Fortunately, eLife does not have to solve this problem anymore. It has already been solved by bioRxiv (and other preprint servers), which makes it possible for scientists to share their work when they feel ready to do so. In many corners of biology, papers posted on bioRxiv are treated like publications. For example, many high-profile papers posted to bioRxiv get widespread attention long before they appear in journals, they are cited in peer-reviewed publications, and a large fraction of candidates for faculty positions include bioRxiv papers in their applications.
Publishing a preprint is the ultimate form of author empowerment and is growing every month. And while not everything about universal preprinting is an unalloyed good, and a lot of details and processes need to be sorted out, having every paper published first on bioRxiv would immediately solve two of the greatest problems in science publishing: limited and delayed access. Instead of 70% of papers being behind paywalls and the average paper unavailable for nine months as it goes through peer review, everything would be immediately and freely available to anyone with an interest in the work.
The rise of bioRxiv will allow eLife to focus even more than we already do on our central and most important function: peer review.
With this increased focus comes the opportunity to think about how we carry out peer review and how to convey the results of review in the most useful way. In the system virtually all journals use today, the most prominent, and in most cases only, visible output of peer review is the title of the journal in which a work is ultimately published. Journal title is used as a proxy for judgments made by peer reviewers about audience, anticipated impact and quality of research and researchers.
The fact that journal titles are used as a proxy for the quality of science and scientists – that they have become the de facto currency of career success – is bad for science. It provides researchers with the wrong incentives, rewarding style over substance, and flashiness over the care and rigor that yields science that withstands the test of time. We also throw away much of the valuable intellectual work done by reviewers – reducing the complex, multidimensional intellectual content of peer review to a binary decision.
Since its launch, eLife has been publishing, along with accepted papers, the decision letters sent to authors following peer review and their responses. This was motivated by a desire for the peer-review process to be more transparent, to let readers see what concerns came up during the review, and how they were addressed by the authors.
These decision letters provide much more useful information than knowing that the paper was accepted for publication by eLife. We have received a lot of feedback from young scientists who find that the posted decision letters and responses provide an immensely useful window into the historically opaque review process, helping them in their emerging roles as both authors and reviewers.
But it does not seem like the posted decision letters are widely used to help readers and potential readers contextualize the paper or understand unresolved issues. This is understandable, as decision letters are written for authors, so that they can improve the manuscript, rather than for potential readers.
It is now clear that if we want people to stop using journal title as the sole proxy for the quality of the papers it contains, we need to do more than just be transparent about peer review. We need to produce something designed to replace journal title – something that helps people find papers that may be of interest to them, understand how reliable the data and conclusions of the paper are, assess the impact of the paper, and gauge the potential future contributions of the authors.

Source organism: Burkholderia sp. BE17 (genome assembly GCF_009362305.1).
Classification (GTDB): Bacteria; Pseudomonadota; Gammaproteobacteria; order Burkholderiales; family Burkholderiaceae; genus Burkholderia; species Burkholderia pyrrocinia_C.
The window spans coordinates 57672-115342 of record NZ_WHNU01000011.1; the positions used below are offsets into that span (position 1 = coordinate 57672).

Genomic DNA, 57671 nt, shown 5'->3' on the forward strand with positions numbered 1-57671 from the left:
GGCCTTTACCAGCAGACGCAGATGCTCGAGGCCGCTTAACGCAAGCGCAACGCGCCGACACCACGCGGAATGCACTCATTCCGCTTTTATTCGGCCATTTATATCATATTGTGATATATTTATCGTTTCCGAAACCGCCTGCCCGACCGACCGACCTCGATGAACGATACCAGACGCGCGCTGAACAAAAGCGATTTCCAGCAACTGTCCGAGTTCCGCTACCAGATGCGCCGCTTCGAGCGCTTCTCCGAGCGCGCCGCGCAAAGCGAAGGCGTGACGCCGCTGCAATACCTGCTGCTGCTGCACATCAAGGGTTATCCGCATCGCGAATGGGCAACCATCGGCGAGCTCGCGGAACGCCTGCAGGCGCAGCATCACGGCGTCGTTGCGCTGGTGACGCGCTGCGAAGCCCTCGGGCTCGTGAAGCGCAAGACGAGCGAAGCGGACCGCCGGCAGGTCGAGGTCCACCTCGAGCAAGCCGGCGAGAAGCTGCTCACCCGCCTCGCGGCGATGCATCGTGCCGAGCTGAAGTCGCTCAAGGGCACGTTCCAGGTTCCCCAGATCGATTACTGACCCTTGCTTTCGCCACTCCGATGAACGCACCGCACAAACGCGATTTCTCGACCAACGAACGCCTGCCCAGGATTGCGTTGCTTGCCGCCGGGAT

eLife is launching two new initiatives aimed at enhancing the value of the peer reviews we produce to authors, readers and the broader community.
Our first step towards making peer reviews more useful is simple. For papers accepted by eLife from now on, our editors will write a clear and simple explanation of why the paper was selected for publication in the journal. Unlike the information in decision letters written for authors, these explanations will be written for readers, potential readers and others interested in the results of peer review (e.g., hiring committees). Our goal is for evaluations like these to replace journal title as the way we convey the assessment that reviewers and editors have made about a paper, and in doing so enable many additional ways to make peer review more dynamic and effective as a means to curate the literature.
Our second step will be to launch a new service called “Preprint Review”, that offers authors who have posted a paper on bioRxiv the opportunity to have it openly reviewed by eLife on bioRxiv while also being considered for publication in the journal.
All Preprint Review submissions will be reviewed and considered for publication in exactly the same way that regular submissions to eLife are. The only difference is that Preprint Review submissions will go directly into the eLife consultative peer-review process, without the initial editorial assessment we use in the existing system.
In parallel to this regular process, we will prepare a public review of all Preprint Review submissions, irrespective of whether we decide to publish the paper in eLife. This “Preprint Review” will differ from normal reviews, which are written for authors, by focusing on information of value to readers, potential readers and others interested in our assessment. They will be posted alongside the paper on bioRxiv using their new Transparent Review in Preprint (TRiP) service.
We are trialing Preprint Review now and will launch in the new year.
The overarching idea of these two initiatives is to make the peer review carried out by eLife more valuable to the community by introducing new ways of communicating the outcomes of peer review, while maintaining a vibrant journal at the core of this system. In the long run, our hope is that people will find that these new types of peer-review outputs are more useful guides to the scientific literature than journal titles. We are excited about these new initiatives and hope you will join us in making them succeed.
Questions and comments are welcome. Please annotate publicly on the article or contact us at hello [at] elifesciences [dot] org.